The first week of December is typically a time for a sit-rep in the Maoist scheme of things, when rebels mark the anniversary of raising its armed wing, the People’s Liberation Guerrilla Army (PLGA). It was formally launched on 2 December 2000 by a leading faction of today’s merged rebel conglomerate Communist Party of India (Maoist).
I imagine the merged organization retained the name because it had a ring of purpose, a vanguard for the day the party feels its armed wing will have graduated to the next level where it can drop “guerrilla” and cap itself as the People’s Liberation Army. This distinction between self-worth and aspiration is significant. Among other things, it marks the road rebels must yet travel in their work-in-progress—work-in-regress to their establishment critics.
The “celebration” is usually marked by calls for a bandh, or shutdown, in areas of rebel influence. This year, for the PLGA Week that runs to 8 December, the organization’s politburo and Central Military Commission opted against shutdown, choosing instead to renew calls against what it terms “brutal offensives of the Indian Ruling Classes”! (Such overwrought language is the norm. A September 2012 call to cause by the CPI (Maoist) central committee was headlined: “Demand immediate roll back of the decision to allow FDI in Retail, Civil Aviation, Power and Broadcasting Sectors. Do not let the lackey Indian ruling classes and the running dogs of imperialists in the Parliament to sell our country’s sovereignty to the FDI Giants.”)
This year though, besides exhortations “to expand by intensifying guerrilla warfare” to cure the country’s myriad political, economic and social ills, the military commission’s statement has a largely defensive tone, indicative of the immense pressure the organization faces. It boasts victories over the past year that include raids in central and eastern India leading to the death of over a hundred police and paramilitary personnel with capture of some of their weapons, and numerous injuries. In turn, the organization acknowledges the deaths of several cadres and leaders on account of ill-health, in action, and what it claims to be faked encounters—including that of Siddhartha Burgohain, a “regional committee level” member from Assam, where Maoists are trying to strengthen recruitment. Taken together, through death, desertion and arrests, Maoist losses have been higher than that of their adversaries, a direct result of increased and better-coordinated state security operations involving tenured personnel as well as state-sponsored militias.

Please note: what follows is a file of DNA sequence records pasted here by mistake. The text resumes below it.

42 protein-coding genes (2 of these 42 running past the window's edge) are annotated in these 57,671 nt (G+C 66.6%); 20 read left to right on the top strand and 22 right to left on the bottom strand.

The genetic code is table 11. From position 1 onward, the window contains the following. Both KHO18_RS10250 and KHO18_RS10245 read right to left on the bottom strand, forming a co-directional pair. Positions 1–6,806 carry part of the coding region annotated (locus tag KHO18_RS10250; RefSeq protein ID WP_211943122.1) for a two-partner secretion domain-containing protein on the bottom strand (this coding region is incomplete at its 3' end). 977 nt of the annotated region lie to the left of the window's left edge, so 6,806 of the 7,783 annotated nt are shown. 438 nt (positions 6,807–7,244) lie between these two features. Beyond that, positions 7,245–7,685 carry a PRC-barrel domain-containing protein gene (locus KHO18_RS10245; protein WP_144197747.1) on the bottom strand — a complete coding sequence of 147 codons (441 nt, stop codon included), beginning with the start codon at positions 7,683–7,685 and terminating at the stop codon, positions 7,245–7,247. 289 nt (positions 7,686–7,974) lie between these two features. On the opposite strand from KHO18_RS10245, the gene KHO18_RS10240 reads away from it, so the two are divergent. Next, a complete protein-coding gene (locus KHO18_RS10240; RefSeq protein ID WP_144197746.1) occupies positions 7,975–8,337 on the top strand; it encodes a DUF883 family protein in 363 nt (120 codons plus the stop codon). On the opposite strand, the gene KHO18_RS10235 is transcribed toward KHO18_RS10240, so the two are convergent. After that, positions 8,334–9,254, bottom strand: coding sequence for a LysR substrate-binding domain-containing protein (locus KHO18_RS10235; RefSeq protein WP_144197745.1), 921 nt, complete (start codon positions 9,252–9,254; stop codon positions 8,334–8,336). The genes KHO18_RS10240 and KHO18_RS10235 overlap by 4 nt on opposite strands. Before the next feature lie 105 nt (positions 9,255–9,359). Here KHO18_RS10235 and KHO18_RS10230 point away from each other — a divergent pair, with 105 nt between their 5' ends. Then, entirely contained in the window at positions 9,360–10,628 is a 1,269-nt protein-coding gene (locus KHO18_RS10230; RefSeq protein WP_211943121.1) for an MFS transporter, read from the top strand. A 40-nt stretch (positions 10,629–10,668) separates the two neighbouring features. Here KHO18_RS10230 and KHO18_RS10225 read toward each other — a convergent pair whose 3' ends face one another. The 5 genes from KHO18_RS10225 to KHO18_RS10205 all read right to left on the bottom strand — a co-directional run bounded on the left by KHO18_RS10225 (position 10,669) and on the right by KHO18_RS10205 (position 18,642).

This aspect, and the resultant concern of rebels, emerges clearly. “From mid-2011, the ruling classes increased their offensives on the movement areas. These operations are being carried out with the aim of damaging our movement areas and damaging our coordination by cutting up our areas into parts.” While this is true, the rebels incorrectly assert that the government is deploying the army “to wipe out the revolutionary movement”, and that the air force is constructing bases to create a sort of ring of fire around Maoist concentrations in Chhattisgarh, Orissa, and parts of Jharkhand, Andhra Pradesh and Maharashtra. I’ve been told by senior armed forces personnel that the ministry of home affairs during P. Chidambaram’s tenure as minister suggested intense army and air force operations against rebels. But the armed forces, led by their chiefs and defence minister A.K. Antony, have consistently stood their ground against being involved in intense operations for what they perceive as a law and order and misgovernance issue involving Indian citizens.
The truth is that the army’s deliberate presence in Narayanpur district of Chhattisgarh, where it runs a nearly two-year-old camp for jungle warfare training, has spooked Maoists into considering imminent army engagement. The increase in the number of helipads in jungle areas, where various state governments permit the use of both leased civilian helicopters and air force transport for reconnaissance missions, reaching supplies and, when the situation demands, collecting injured police and paramilitary personnel, has also contributed to Maoist fears.
Rebels are also concerned with the ongoing modernization of several hundred police stations in what they term as “the four tri-junctions” of Maoist influence. These are Andhra Pradesh-Chhattisgarh-Maharashtra; Andhra Pradesh-Chhattisgarh-Orissa; Chhattisgarh-Jharkhand-Orissa; and Orissa-West Bengal-Jharkhand. This amounts to “strengthening carpet security”, rebels claim. And, that providing better training, weapons and equipment to security forces will repulse “any kind of attacks by our PLGA forces”.
Such measures and drone attacks are “concentrating on annihilating the leadership in the field”.
This is stating the obvious, and quite desperate. But for the rebels these are desperate times.
Sudeep Chakravarti is the author of Red Sun: Travels in Naxalite Country and Highway 39: Journeys through a Fractured Land. This column, which focuses on conflict situations in South Asia that directly affect business, runs on Fridays.
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